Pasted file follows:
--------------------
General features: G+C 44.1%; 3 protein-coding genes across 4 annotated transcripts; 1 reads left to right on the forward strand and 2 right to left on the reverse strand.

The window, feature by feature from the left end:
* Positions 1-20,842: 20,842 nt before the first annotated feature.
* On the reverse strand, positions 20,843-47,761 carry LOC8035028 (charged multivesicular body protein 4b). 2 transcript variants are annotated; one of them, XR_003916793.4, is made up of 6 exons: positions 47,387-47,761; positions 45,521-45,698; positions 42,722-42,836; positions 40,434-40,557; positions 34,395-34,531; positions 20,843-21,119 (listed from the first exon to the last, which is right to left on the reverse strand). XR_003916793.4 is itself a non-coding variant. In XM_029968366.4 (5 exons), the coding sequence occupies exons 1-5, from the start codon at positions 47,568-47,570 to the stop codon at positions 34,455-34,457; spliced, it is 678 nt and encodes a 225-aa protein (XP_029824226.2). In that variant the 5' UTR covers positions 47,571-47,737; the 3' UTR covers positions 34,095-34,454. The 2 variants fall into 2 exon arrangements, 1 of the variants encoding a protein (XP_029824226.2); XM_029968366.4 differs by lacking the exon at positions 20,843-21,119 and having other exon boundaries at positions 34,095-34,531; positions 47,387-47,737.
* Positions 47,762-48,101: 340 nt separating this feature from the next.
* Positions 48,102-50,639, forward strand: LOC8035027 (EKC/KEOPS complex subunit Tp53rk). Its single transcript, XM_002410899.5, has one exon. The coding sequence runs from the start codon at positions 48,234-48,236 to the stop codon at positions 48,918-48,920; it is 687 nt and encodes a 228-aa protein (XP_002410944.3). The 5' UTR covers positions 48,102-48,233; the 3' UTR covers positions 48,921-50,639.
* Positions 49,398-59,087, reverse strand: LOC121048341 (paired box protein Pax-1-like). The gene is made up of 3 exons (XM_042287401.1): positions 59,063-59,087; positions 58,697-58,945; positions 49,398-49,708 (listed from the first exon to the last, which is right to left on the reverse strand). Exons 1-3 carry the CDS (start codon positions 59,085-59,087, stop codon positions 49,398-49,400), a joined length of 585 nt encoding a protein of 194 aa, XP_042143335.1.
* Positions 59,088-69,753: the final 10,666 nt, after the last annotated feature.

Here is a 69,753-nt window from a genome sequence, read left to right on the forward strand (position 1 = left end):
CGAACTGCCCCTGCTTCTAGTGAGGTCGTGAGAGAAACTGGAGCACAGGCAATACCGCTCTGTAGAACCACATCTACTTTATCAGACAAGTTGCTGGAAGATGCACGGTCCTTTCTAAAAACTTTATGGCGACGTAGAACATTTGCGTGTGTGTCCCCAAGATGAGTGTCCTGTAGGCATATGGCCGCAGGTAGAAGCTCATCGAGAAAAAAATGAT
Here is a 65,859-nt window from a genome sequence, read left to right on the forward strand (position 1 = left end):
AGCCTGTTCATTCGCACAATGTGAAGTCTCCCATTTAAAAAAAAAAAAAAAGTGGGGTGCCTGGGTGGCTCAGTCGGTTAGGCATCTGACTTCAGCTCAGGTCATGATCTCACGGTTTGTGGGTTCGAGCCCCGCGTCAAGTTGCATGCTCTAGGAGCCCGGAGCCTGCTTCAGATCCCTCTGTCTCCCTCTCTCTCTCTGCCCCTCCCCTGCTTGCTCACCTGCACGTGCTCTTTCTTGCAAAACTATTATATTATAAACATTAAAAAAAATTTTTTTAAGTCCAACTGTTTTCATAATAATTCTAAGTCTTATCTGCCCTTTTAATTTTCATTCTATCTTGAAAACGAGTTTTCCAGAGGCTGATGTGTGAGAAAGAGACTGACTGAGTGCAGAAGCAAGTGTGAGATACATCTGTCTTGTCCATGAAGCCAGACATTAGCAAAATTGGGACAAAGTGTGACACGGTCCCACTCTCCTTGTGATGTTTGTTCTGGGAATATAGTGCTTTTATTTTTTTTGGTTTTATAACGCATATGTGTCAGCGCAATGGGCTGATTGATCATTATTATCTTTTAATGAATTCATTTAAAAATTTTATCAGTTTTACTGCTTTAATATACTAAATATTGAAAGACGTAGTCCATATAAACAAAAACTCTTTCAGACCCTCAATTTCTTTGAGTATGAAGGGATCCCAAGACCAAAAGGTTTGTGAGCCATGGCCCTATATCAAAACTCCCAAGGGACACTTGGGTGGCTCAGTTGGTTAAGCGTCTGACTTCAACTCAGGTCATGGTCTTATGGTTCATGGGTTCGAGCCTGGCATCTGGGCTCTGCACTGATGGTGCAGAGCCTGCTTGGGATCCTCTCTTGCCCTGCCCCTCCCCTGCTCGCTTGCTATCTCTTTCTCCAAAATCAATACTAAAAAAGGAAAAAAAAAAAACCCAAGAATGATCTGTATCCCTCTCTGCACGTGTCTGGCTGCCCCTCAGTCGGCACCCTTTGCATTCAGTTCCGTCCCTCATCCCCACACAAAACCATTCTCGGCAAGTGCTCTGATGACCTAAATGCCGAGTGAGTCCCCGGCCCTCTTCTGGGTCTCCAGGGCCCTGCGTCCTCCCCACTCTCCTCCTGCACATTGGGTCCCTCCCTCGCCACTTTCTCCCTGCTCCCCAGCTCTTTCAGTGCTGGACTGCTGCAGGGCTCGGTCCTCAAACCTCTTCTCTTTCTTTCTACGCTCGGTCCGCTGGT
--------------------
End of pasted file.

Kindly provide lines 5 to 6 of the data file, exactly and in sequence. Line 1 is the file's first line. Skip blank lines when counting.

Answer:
* Positions 47,762-48,101: 340 nt separating this feature from the next.
* Positions 48,102-50,639, forward strand: LOC8035027 (EKC/KEOPS complex subunit Tp53rk). Its single transcript, XM_002410899.5, has one exon. The coding sequence runs from the start codon at positions 48,234-48,236 to the stop codon at positions 48,918-48,920; it is 687 nt and encodes a 228-aa protein (XP_002410944.3). The 5' UTR covers positions 48,102-48,233; the 3' UTR covers positions 48,921-50,639.